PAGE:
In the Civil War (1642-1651), King's Lynn unusually fought on both sides, initially it followed parliament, but soon after swapped sides and was captured by the Parliamentarians when it was beseiged for 3 weeks. In the next two centuries the town's influence as a port declined along with the decline of wool exporting, even though it did still carry on exporting grain and importing pitch, iron and timber to a slightly lesser degree. The port furthermore affected by the expansion of westerly ports like Bristol, which prospered after the Americas were discovered.

The Lattice House Inn, King's Lynn - geograph.org.uk - 1589499Clearly there was nevertheless a good amount of coastal and local business to keep the port working through these harder times and later on King's Lynn boomed once more with increasing shipments of wine coming from Spain, France and Portugal. Likewise the shipment of agricultural produce grew after the fens were drained during the mid-seventeenth century, what's more, it established an important shipbuilding industry. The train found its way to the town in 1847, carrying more trade, visitors and prosperity to the area. The populace of the town grew appreciably in the 1960's mainly because it became a London overflow town.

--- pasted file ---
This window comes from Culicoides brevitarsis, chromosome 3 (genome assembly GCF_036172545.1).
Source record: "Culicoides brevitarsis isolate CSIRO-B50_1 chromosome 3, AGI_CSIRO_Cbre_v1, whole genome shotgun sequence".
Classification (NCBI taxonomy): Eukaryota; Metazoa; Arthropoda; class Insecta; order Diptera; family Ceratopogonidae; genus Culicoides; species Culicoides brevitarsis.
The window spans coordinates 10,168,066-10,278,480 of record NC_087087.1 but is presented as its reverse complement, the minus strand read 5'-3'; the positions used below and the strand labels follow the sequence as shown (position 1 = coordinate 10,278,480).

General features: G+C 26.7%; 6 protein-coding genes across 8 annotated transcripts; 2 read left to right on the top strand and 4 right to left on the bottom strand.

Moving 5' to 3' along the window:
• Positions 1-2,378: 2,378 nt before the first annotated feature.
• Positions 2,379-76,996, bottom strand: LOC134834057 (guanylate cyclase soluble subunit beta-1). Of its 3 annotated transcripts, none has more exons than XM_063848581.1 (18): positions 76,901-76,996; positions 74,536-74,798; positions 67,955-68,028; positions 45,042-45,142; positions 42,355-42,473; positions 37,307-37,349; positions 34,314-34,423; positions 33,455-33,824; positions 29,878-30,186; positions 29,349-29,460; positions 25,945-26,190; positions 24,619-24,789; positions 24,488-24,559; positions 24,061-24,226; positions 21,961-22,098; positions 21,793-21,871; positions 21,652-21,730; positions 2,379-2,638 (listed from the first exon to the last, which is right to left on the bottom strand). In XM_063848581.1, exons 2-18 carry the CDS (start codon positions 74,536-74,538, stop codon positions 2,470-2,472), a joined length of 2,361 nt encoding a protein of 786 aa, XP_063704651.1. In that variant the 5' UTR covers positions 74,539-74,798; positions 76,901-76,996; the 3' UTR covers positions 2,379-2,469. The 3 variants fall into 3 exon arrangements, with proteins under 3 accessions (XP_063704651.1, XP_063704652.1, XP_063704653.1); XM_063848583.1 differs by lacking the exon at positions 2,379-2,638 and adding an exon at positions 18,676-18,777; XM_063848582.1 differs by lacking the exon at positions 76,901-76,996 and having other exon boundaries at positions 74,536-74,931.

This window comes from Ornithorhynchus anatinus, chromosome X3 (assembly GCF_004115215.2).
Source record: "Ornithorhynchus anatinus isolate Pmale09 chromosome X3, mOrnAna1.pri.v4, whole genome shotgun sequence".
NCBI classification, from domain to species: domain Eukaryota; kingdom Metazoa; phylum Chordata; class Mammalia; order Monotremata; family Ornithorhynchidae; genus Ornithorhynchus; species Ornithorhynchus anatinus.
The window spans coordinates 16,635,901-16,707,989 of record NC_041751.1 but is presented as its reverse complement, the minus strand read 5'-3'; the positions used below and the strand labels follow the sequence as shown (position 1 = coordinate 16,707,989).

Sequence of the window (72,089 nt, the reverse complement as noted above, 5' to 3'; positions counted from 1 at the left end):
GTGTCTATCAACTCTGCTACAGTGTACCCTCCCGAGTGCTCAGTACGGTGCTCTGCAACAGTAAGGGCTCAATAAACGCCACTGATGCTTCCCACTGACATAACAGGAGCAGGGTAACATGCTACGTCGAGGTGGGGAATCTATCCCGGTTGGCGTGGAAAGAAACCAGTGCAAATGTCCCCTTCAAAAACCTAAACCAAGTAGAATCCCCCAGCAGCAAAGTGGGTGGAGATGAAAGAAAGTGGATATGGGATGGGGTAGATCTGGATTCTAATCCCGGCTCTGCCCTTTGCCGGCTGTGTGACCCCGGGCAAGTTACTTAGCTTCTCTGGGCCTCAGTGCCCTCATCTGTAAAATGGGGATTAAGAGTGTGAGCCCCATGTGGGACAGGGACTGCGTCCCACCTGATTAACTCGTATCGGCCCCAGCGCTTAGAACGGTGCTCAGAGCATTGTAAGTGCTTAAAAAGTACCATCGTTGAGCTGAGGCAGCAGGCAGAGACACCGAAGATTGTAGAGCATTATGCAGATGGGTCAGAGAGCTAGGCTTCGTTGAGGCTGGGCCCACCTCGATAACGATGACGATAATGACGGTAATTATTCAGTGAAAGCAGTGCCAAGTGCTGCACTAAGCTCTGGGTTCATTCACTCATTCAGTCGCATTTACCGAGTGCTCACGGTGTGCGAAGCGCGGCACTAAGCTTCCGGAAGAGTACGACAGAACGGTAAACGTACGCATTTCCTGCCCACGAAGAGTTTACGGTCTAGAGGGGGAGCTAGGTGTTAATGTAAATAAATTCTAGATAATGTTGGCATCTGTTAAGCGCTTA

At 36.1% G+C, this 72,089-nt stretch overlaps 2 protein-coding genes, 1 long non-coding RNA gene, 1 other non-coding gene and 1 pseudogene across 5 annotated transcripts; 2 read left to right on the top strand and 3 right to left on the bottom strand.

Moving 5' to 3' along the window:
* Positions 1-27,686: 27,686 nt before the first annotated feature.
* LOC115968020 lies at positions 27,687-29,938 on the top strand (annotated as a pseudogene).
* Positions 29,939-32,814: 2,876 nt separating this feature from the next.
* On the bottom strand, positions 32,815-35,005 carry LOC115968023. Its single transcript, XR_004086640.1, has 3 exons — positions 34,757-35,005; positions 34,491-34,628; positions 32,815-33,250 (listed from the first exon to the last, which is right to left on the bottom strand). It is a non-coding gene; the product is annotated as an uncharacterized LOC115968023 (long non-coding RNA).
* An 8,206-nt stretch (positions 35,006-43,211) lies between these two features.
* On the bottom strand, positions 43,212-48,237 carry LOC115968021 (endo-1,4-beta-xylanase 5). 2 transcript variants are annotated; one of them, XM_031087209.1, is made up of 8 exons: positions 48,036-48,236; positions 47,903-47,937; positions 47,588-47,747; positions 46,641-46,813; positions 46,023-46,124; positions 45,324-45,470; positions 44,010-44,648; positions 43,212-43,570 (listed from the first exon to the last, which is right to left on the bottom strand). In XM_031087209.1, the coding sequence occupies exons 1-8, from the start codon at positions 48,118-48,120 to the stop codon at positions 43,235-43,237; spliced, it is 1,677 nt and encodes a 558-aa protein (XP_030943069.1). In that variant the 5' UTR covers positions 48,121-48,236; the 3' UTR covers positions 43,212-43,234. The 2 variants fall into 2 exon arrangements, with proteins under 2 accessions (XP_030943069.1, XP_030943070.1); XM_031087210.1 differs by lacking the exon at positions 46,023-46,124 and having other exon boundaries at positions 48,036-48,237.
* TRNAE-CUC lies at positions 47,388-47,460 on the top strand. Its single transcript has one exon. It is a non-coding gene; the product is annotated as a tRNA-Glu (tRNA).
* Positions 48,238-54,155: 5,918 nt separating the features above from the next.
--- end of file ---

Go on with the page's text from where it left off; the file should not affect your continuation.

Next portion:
King's Lynn can be entered from the A149, the A10 or the A17, it's about 38 miles from Norwich and ninety four miles from Central London. King's Lynn may also be reached by railway, the nearest international airport to King's Lynn is Norwich (approximately 46 miles) a drive of about 1 hour.

A selection of Kings Lynn streets and roads: Reid Way, Birch Drive, Pleasant Court, Sugar Lane, Rogers Row, Eye Lane, Norfolk Road, Grovelands, Broadlands Close, Burrells Meadow, Elmtree Grove, Sawston, Butterwick, Freiston, Neville Lane, Pandora, Hillington Park, Hospital Walk, Cottage Row, St Botolphs Close, Foresters Row, West Head Road, Castle Close, Wingfield, Castleacre Close, Marshall Street, Queens Crescent, Lodge Lane, South Side, Bentinck Way, Bracken Way, Massingham Road, Rookery Close, Park Avenue, Saxon Way, Crest Road, Plumtree Caravan Site, Ullswater Avenue, Viceroy Close, Windmill Court, Premier Mills, Cheney Hill, Hilgay Road, Stratford Close, Dunham Road, Hawthorn Avenue, Stanhoe Road, The Bridge, Glebe Road, Thorpland Lane, Wheatley Drive.